Banbury’s BARKS say pet abandonment shows no sign of reducing

BARKS Animal Rescue, Bodicote, Banbury. Rabbits, left, Smartie and right, Fudge. NNL-170301-130723009
BARKS Animal Rescue, Bodicote, Banbury. Rabbits, left, Smartie and right, Fudge. NNL-170301-130723009

For countless children across the area, this Christmas saw them welcome an exciting new addition to the household as the welcomed a pet into the fold.

Unfortunately many of these animals will be rehoused, returned or in some cases neglected once the novelty has worn off and the commitment towards the animal declines.

One small charity in Banbury sees this saddening trend each and every year despite more information and advice on pet ownership being available and better vetting of would be owners.

Banbury Animal Rescue and Kindness Service (BARKS) is a small charity which takes in stray and unwanted cats, kittens, rabbits, guinea pigs and most other small domesticated pets.

The charity has been providing a refuge and rehousing small animals since 1986 and has been under the guidance of Theresa Grant for the last seven who has seen little change in the seasonal demand for pets and the subsequent influx of those that end up unwanted.

Theresa said: “It’s a surge before Christmas, out with the old and in with the new. We had quite a lot of cats come in just before Christmas.

“Then, obviously six months after Christmas is when all the little kittens that aren’t kittens any more get dumped.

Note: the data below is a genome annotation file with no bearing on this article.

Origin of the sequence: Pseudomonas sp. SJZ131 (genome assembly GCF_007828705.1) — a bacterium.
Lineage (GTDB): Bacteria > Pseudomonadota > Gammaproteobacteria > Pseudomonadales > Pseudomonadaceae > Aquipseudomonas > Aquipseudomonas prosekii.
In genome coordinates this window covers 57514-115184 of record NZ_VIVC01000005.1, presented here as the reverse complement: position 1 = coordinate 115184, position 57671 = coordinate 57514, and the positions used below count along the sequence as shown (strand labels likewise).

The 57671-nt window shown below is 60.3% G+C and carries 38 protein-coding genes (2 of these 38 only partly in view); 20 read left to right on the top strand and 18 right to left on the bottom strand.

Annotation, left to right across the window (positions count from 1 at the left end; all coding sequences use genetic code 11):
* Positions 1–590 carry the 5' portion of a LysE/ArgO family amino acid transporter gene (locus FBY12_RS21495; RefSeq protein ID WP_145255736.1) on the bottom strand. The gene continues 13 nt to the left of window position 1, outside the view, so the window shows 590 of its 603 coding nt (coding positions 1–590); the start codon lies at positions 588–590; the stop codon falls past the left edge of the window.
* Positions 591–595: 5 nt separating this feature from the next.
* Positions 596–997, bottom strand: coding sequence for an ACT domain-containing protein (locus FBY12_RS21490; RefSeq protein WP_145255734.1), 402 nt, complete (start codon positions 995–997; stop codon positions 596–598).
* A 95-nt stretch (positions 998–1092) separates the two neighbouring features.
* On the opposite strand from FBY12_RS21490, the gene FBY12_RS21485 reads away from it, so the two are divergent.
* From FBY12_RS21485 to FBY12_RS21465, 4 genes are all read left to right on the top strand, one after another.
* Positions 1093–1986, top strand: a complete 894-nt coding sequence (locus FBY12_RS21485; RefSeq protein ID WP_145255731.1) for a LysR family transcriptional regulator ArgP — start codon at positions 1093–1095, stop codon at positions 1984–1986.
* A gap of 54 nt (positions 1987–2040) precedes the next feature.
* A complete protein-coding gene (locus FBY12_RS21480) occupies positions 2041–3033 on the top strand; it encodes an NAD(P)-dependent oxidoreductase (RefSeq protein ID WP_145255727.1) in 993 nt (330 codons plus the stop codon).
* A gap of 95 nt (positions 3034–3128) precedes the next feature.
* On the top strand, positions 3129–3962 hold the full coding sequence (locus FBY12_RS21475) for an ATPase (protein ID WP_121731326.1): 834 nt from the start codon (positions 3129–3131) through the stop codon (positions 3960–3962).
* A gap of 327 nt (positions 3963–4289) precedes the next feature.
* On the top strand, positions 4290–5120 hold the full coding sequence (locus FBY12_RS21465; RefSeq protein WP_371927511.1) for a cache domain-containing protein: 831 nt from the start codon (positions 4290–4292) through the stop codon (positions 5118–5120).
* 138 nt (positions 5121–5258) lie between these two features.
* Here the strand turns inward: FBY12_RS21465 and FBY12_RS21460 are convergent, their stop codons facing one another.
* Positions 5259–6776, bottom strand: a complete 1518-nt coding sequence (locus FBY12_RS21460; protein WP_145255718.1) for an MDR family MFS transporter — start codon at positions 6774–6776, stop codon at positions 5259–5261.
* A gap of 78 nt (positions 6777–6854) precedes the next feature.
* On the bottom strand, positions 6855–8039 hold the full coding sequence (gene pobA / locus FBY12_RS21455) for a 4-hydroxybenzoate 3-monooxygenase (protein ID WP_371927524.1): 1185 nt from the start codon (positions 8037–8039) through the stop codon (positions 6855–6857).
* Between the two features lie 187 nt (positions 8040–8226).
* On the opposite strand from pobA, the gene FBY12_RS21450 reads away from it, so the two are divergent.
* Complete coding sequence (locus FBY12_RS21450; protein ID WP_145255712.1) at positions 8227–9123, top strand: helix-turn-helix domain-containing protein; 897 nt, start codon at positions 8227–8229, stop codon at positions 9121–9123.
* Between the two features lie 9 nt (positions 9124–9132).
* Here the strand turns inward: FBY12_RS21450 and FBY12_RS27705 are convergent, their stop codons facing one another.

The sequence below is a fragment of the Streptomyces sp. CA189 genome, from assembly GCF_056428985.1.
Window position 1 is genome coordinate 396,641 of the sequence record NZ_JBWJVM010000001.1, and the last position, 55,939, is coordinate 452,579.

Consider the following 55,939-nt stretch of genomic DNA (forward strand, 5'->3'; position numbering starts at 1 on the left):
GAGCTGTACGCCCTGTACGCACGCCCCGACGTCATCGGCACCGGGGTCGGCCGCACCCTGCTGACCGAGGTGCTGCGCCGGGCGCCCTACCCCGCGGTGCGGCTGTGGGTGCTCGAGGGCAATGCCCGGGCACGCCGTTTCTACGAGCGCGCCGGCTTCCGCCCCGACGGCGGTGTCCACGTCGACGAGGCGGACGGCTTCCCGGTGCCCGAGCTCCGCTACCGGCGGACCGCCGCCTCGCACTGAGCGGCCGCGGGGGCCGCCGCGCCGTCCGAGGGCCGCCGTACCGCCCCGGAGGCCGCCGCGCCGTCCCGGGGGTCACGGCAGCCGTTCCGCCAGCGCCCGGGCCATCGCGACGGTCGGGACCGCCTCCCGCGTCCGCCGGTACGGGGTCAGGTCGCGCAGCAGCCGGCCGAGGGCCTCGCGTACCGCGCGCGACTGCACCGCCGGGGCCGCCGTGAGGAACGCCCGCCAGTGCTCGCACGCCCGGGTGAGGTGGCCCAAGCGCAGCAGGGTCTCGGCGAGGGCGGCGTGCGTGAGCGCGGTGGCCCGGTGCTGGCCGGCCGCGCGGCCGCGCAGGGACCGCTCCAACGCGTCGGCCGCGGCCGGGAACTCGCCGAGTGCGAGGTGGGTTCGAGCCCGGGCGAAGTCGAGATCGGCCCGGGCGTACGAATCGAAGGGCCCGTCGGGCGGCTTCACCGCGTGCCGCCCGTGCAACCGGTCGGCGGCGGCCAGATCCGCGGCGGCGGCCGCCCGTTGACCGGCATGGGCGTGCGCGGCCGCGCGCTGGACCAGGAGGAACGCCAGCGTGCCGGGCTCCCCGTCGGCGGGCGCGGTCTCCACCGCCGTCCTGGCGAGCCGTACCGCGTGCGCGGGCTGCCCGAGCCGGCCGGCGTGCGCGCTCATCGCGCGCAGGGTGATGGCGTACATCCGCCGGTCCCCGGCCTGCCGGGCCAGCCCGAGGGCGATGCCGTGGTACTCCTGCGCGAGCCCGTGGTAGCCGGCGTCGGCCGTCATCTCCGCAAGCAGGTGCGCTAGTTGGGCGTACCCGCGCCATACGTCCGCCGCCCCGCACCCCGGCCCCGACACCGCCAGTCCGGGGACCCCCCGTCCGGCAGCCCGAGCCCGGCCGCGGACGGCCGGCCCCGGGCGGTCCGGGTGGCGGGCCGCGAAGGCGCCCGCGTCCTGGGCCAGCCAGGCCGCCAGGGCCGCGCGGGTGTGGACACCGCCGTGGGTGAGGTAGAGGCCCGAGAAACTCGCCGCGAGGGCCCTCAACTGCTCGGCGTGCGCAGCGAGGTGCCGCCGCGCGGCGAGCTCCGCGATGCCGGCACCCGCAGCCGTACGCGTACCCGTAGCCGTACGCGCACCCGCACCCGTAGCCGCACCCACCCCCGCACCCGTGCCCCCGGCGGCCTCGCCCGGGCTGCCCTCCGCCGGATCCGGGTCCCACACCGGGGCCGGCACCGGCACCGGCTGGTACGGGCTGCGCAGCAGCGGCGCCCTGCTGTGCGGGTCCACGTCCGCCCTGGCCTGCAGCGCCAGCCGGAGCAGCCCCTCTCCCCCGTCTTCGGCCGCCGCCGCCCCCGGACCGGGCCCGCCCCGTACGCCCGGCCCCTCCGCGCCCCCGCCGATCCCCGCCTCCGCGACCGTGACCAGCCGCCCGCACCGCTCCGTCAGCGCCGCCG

She added: “Basically it’s even worse these days as private landlords and temporary accommodation won’t allow pets so we get a lot of animals come in because people are moving and can’t take them.”

Moving is just one reason people are giving when handing over their pets to BARKS and range from pregnancy and allergic reactions to limitations of time as factors. The recession also had a big impact as people’s pets were the quickest and easiest to reduce by simply giving the animal away.

The charity can house 30 cats at anyone time in addition to rabbits, ferrets and other small animals and as part of the adoption process insist on a home visit to ensure the environment is suitable and the would be owner fully understands the commitment of animal ownership.

Theresa has simple advice for those thinking about becoming a pet owner, either at Christmas or any other time of the year.

She said: “Think twice. If you know your circumstances are going to change.

“Just don’t get one until you are 100 per cent certain that you are settled and you can give the animal a lifetime of care.”

To learn more about BARKS, the animals they have for adoption, upcoming events or volunteer opportunities visit their website